While Racing is Paused...
As the Covid-19 pandemic sweeps across the globe, the future of motor sport is hardly a priority, but it does have an economic and social impact on the lives of many. Never before have we seen whole championships put on hold, but 2020 is by no means the first year that Grands Prix have been cancelled.
If any of you have a copy of the 2020 Australian Grand Prix programme, then hang onto it as it’s going to be a collector’s item in years to come. One F1 team member testing positive for the Covid-19 virus in Melbourne, led to the cancellation of the race and the collapse – hopefully temporarily – of the whole Formula 1 season. MotoGP, Indycar and every other form of motor sport in the world soon followed suit.
As we have seen in recent weeks, motor racing teams are good at reacting quickly to problems, which is why many have been involved in fast-tracking the design and production of hospital equipment used to combat the current pandemic. This adaptability means that it takes a lot to derail something like a Formula 1 Grand Prix and while 2020 is shaping up to be the most difficult year since the World Championship began in 1950, until now, very few races have had to be cancelled over the past seventy years.
Before 1950, the two World Wars put an end to racing and, when it comes to the Indianapolis 500, the immutable tradition of seeing 33 cars race round the oval on the last Sunday in May has only been broken on six occasions, all because of global conflict. Currently, this year’s race is aiming for a date in late August.
BELGIAN GP: A CHEQUERED PAST
In F1 terms, the Belgian GP has the most chequered past when it comes to the chequered flag not being waved. It was first cancelled, along with the Dutch GP, in 1957. The Suez Crisis had prompted race organisers to offer less start money but the teams refused the kind offer and didn’t turn up. The search for an alternative venue led the F1 circus to Pescara, Italy. It was the only time a Grand Prix was ever held there, but it was record breaking in two ways: firstly, at 25.8 kilometres, it is the longest track ever to feature on the World Championship and the 1957 event marked the first time that one country had staged more than two championship races in the same season. Apart from the Suez Crisis, political unrest was the cause of a more recent cancellation. In 2011, riots and concerns about human rights violations meant that the Bahrain GP disappeared from that year’s calendar.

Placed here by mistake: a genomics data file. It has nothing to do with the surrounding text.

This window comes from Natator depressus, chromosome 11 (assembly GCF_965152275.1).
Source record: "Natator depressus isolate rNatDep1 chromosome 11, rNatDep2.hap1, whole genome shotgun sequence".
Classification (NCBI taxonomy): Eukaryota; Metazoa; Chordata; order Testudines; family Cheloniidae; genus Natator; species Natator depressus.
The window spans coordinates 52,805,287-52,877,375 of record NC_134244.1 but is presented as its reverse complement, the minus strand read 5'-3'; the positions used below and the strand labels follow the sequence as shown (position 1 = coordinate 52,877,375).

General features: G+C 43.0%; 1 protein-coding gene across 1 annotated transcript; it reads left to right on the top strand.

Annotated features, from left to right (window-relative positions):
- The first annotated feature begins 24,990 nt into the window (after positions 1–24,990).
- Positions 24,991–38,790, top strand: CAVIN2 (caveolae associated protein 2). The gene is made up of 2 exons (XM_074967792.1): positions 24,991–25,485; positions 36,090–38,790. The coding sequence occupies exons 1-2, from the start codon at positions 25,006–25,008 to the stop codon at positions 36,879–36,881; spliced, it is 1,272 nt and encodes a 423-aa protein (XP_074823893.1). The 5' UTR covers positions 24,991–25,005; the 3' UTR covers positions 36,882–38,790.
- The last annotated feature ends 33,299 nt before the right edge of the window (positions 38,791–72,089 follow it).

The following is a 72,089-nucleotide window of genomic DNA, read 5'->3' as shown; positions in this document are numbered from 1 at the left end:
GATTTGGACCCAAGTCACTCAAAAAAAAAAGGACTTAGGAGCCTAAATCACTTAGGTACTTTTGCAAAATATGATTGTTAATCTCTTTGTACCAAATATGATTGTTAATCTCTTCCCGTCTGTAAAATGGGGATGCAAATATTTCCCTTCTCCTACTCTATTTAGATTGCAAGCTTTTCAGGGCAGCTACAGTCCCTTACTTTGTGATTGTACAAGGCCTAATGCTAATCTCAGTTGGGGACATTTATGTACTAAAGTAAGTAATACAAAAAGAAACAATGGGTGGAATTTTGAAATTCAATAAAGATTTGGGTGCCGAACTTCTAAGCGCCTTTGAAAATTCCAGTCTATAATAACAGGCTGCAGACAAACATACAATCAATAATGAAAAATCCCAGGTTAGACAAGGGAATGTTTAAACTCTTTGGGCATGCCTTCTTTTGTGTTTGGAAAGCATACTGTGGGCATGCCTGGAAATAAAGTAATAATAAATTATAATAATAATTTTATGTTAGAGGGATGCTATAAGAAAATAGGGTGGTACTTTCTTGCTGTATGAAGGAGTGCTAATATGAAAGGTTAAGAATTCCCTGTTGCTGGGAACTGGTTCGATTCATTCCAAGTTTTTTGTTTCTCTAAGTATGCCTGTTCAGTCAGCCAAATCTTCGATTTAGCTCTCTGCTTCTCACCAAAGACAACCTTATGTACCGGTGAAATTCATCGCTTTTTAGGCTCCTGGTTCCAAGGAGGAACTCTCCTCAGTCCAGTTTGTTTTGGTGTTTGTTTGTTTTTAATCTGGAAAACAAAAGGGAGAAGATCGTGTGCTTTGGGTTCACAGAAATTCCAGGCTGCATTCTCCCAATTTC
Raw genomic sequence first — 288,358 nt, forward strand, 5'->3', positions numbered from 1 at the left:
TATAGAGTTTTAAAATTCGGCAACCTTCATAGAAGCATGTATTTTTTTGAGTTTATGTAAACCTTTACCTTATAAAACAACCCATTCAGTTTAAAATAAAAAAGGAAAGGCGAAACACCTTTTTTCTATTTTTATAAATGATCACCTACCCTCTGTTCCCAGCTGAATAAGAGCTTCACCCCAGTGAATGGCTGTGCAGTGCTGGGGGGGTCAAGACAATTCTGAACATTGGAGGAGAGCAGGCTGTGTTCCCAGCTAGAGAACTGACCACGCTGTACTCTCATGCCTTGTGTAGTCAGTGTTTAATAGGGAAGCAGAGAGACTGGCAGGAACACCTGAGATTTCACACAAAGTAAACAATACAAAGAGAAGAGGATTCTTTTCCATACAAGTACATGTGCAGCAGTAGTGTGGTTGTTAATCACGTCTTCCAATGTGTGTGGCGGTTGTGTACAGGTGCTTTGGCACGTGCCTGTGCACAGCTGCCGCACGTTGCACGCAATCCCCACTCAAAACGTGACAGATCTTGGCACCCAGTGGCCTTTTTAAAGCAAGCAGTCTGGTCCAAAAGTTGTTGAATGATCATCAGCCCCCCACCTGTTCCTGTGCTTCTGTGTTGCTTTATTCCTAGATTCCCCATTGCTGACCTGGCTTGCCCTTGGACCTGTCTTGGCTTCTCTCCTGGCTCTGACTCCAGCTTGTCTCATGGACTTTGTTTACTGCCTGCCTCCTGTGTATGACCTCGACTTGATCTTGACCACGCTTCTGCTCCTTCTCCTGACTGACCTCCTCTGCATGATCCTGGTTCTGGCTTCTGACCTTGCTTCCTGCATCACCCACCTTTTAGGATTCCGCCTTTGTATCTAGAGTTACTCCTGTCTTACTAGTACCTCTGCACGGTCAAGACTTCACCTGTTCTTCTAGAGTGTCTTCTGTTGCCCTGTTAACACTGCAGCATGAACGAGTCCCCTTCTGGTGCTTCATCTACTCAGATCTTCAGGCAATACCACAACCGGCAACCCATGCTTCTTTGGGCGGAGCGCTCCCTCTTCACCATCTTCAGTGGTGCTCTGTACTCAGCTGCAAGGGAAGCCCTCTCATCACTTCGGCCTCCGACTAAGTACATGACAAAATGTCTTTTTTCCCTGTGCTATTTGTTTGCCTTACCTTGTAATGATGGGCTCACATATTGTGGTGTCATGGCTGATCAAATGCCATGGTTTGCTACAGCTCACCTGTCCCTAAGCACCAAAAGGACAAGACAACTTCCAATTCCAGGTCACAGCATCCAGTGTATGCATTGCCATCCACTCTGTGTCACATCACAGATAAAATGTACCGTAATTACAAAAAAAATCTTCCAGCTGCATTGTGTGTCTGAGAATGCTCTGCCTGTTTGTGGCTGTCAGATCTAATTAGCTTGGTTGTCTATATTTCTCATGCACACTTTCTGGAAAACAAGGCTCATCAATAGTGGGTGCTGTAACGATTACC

Then in 1969, the sport’s greatest safety advocate, Jackie Stewart, with the backing of the Grand Prix Drivers Association, asked for various modifications to be made to Belgium’s high-speed Spa-Francorchamps circuit. When these were not forthcoming, the drivers stuck to their guns and refused to race. The 1985 Belgian Grand Prix did eventually take place in September, after the first attempt to run it in June had to be called off as the track surface broke up. A brand new rubberised asphalt surface, meant to provide better grip in wet conditions, had only been completed 10 days before the due race date, which meant it was not yet “cured” enough to race on. Ironically, rain had delayed the work! Huge chunks of tarmac were churned up by the F1 cars during practice and eventually the race was called off. It was with some trepidation that the Grand Prix circus returned in September, not least because, just a fortnight earlier, rising young German star, Stefan Bellof, who was racing in F1 for the Tyrrell team, was killed at the Radillon corner after colliding with Jacky Ickx, during the Spa 1000 Kilometres sports car race.
AFTERMATH OF LE MANS CRASH, 1955
The 1955 F1 season was reduced to just seven races, with the French, German, Spanish and Swiss Grands Prix all cancelled in the wake of the tragedy earlier in the year at the Le Mans 24 Hours, when driver Pierre Levegh’s car ploughed into the crowd killing himself and around 80 spectators. From that day on, all motor racing in Switzerland was banned until permission was granted to stage the Zurich ePrix in 2018.
Source: Bert Hardy/ Picture Post/ Hulton Archive/ Getty Images
The two-wheeled world has also seen its racing plans changed and curtailed. In similar circumstances to the ’85 Belgian GP, the 2018 British MotoGP round had to be cancelled when a poorly laid track surface failed to cope with week-long heavy rain. This year’s Qatar motorcycle GP will no doubt provide a popular Pub Quiz question for years to come. Just before the opening round of the season, when Italy was worst affected by the pandemic, anyone from Italy would have to spend 14 days in quarantine on arrival in Qatar. This ruling affected a large percentage of those working in the MotoGP class, which was therefore cancelled. However, races in the junior Moto 2 and Moto 3 categories went ahead as planned, because all those involved had been in Qatar well ahead of the new ruling, taking part in a three day pre-season test at the Losail International Circuit.
Image courtesy: Dana Kenedy / Shutterstock
Currently, there is talk of racing resuming in the late European summer. Let’s hope it can happen, but despite the best laid plans, the decision will rest with the virus itself and the efforts to combat it.